34
PAKA
13d

Just scored my personal red flag bingo in new project:
- engineers who work there for 20+ years
- their own in house build tool
- "we have Jira so it means we are agile"
- "we have Jenkins so it means we do Ci/cd"
- git adoption is "in progress"

Comments
  • 13
    Does product have sales ?

    If yes, I see no problems.

    It's your job to bring new things here. But warning, you'll have a LOT LOT LOT of resistance to changes.

    I remember when I was around 21-23, on the first real dev job it was a java 1.3 project (Without generics) and people who wrote the project come originally from cobol.

    Theier aprocha to database ? Load the FULL FUCKING table in RAM, then iterate with "ruptures" as you would do in Cobol.

    I fought for a year to prouve that using "where" and "order by" in SQL query is actually good

    It took 6 more months for thewm to allow me use inheritance (Yep, in Jva)

    But the product was making millions and was stable. Few bugs here and there, but the QA process was very solid. I didn't see a match in QA tto this day (I'm 38 now)

    GL !
  • 0
    @NoToJavaScript i got a similar situation. working on a java product that makes millions in sales and is keeping the company profitable. its 7 years old, written in java 1.8 but there are static functions everywhere and rare usage of inheritance. classes like AnalyticsManager and DBAnalyticsManager are manually maintained to have similar naming static functions and their similar functions are called by reflection during runtime .
    why the fuck are profitable companies running on thin threads :'(
  • 1
    @dotenvironment

    Because maybe that's why they are profitable.

    You can't really understand the economics behind it unless you are made part of it, and even if you want, you may not be included, because it ain't your job.

    If their approach has worked (must have, as you said they are turning a profit), analyze the situation from an accountant/risk analysis pov.

    Modernize the current stack, with a big development cost, inherent definite risk of things breaking (further cost and potential customer backlash), and huge cost in training or hiring, since senior skills are now maybe outdated.
    All this for buying some years of stability (to the point your third party vendors provide).

    Vs, keeping things as they are now and keep turning a profit, with the infrequent (if expensive) case that we need to replace someone with a very specific skillset.

    You need a *very* strong case to push that on a profitable company.
  • 0
    Yet all in all, I agree OPs situation looks like stagnation and horror. 😂
  • 1
    "Git adoption"?!
  • 1
    @Oktokolo

    Makes sense. They want to adopt right before they are adults to avoid all the angst in between 😂
  • 2
    @NoToJavaScript Got a similar one: the architect / lead developer insisted on having all business logic as stored procedures in Oracle. 25-30 input parameters, hardly any debugging possibilities, logging was done by appending text to one of the output variables.. The reasoning for it? It had to be FAST. And new database connections take TOO MUCH TIME! So we SACRIFIED readability, stability, quality and maintainability to save a few milliseconds.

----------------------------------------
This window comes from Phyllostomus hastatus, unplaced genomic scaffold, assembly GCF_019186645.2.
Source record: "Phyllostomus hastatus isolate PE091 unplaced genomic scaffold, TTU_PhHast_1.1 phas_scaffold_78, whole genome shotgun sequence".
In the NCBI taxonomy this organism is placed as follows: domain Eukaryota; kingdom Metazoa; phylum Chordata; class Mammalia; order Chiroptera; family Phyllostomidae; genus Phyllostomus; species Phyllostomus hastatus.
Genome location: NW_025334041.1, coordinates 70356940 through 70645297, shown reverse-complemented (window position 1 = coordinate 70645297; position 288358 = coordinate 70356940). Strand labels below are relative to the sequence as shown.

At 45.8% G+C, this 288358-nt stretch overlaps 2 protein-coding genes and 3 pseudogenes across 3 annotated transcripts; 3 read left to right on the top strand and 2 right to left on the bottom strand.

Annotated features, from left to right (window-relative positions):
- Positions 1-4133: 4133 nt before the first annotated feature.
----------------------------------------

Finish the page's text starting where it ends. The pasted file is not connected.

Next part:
Even as a junior dev I knew this was insane, but you "can't argue with experience" now can you?
  • 5
    Heh, I have been working at my current company for 4 years now. I was working on a bug they "just found". I happened to be working on a similar feature with a similar name (not actually related). So I get blamed for this halfheartedly. I said I think this bug is old. The boss says it couldn't have been in there 10 years?! I looked, it was in there for 15 years! lol
  • 2
    I just scored a new project similar to this... They have a team of old school devs, I mean, I'm replacing someone who's retiring and that's about the general age.

    The concept of 'backend' was unfamiliar to them. They code web front in Java. I mean, it maybe made sense back when they build it many, many years ago.

    And I'm gonna be the hip'n'young *female* dev who's gonna come in and tell these people how you do Azure & web development. >.>

    It holds a promise that I get to use the whole range of my dev skills but at the same time it can be bad, real bad.
  • 1
    @lankku good luck with that

    I found that many of my colleagues aren't put off when I, a new dev in his early 20s, is explaining something to them...
    But I know that this can also go sideways
  • 3
    @NoToJavaScript If by sales we mean holds old customers hostage and acquires new ones mostly by buying it's competition, then yes? It's not my first rodeo and honestly I don't think it's worth fighting. They pay me enough to make me potential kidnaping target and I have other less generous but more interesting contracts on the side to keep me sane
  • 1
    @PAKA Well, if you want to make money, I have a solution or you.

    Learn COBOL.

    On the same project I mentioned, the “batch” processing was still in cobol, so I needed to learn it to write new batches and fix stuff.

    I put COBOL on linkedin. (Now remember, 22 yo, 1 year d dev experience)

    I had multiple offers from Banks and other financial instutuons in a matter of weeks. Payung (back in the day!!!) 80.000 EUR / year. Which was insane. My first salary as a dev was 36.000 EUR/year.

    But I decided my mental health to “NOT” work with Cobol is more important for me lol

    I’m pretty sure they still run cobol tho.
  • 1
    @Oktokolo As in not every team uses version control yet, and some use it but in a very weird way for example they place whole binaries of different tomcat versions next to their code inside the repo
  • 0
    @PAKA wow, they definitely will either burn you as a witch or start worshipping you after showing them the magic of git history rewrites, rebasing and cherrypicking...
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